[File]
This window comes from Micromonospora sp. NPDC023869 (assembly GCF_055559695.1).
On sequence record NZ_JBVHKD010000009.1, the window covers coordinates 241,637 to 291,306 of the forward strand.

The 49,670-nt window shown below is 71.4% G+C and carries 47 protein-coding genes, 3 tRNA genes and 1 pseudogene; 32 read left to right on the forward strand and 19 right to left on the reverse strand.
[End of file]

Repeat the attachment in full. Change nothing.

This window comes from Micromonospora sp. NPDC023869 (assembly GCF_055559695.1).
On sequence record NZ_JBVHKD010000009.1, the window covers coordinates 241,637 to 291,306 of the forward strand.

The 49,670-nt window shown below is 71.4% G+C and carries 47 protein-coding genes, 3 tRNA genes and 1 pseudogene; 32 read left to right on the forward strand and 19 right to left on the reverse strand.